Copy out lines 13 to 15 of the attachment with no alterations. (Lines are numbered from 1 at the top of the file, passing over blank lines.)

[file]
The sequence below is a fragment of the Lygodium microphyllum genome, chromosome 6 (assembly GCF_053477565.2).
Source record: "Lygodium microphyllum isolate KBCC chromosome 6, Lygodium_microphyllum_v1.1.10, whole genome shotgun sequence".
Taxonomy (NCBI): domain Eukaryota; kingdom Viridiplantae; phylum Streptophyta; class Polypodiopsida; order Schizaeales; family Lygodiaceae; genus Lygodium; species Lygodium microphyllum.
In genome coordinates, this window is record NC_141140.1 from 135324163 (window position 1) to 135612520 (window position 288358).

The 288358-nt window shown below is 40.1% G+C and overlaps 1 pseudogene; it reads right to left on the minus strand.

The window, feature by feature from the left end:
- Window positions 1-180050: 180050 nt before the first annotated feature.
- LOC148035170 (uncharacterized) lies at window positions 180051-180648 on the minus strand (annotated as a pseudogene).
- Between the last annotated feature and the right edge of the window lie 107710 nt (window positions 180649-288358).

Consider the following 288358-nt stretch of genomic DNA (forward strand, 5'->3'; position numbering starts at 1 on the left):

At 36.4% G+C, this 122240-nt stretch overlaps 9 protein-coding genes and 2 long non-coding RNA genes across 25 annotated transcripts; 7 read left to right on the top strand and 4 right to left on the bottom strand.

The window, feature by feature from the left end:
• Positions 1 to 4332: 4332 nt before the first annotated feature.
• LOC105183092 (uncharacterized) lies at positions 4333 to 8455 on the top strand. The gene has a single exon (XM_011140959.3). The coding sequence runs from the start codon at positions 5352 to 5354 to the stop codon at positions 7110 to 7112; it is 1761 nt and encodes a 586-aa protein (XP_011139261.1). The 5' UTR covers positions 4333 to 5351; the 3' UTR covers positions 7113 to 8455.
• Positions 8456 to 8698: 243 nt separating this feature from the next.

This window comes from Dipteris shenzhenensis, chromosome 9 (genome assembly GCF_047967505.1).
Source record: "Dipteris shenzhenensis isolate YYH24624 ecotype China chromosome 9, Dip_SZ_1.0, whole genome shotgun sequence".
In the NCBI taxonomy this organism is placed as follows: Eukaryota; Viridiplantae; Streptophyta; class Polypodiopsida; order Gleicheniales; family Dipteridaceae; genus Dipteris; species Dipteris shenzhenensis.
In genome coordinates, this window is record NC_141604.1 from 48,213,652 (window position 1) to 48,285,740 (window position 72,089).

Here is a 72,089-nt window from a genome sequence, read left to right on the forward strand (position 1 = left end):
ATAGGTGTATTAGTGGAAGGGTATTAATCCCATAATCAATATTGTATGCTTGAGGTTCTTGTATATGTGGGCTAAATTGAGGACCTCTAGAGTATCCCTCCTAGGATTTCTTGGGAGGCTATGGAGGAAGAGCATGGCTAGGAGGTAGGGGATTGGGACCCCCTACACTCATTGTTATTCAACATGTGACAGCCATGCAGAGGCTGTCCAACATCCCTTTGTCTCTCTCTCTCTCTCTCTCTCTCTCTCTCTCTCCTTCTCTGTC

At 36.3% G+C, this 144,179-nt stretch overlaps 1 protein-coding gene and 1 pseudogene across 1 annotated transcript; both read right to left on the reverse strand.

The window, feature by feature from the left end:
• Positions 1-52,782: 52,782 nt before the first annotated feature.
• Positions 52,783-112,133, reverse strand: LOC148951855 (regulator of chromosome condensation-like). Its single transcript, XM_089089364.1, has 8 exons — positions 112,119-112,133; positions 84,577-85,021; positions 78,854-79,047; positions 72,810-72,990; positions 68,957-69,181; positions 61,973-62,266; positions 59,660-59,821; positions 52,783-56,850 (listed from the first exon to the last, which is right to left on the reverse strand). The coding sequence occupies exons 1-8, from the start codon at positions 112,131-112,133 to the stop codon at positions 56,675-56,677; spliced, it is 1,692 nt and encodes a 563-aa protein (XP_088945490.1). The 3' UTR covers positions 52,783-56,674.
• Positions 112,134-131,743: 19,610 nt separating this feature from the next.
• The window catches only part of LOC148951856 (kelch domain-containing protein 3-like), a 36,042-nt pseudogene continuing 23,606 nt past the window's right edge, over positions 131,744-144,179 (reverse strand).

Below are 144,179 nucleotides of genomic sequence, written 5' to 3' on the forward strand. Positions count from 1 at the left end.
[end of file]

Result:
• Positions 1 to 4332: 4332 nt before the first annotated feature.
• LOC105183092 (uncharacterized) lies at positions 4333 to 8455 on the top strand. The gene has a single exon (XM_011140959.3). The coding sequence runs from the start codon at positions 5352 to 5354 to the stop codon at positions 7110 to 7112; it is 1761 nt and encodes a 586-aa protein (XP_011139261.1). The 5' UTR covers positions 4333 to 5351; the 3' UTR covers positions 7113 to 8455.
• Positions 8456 to 8698: 243 nt separating this feature from the next.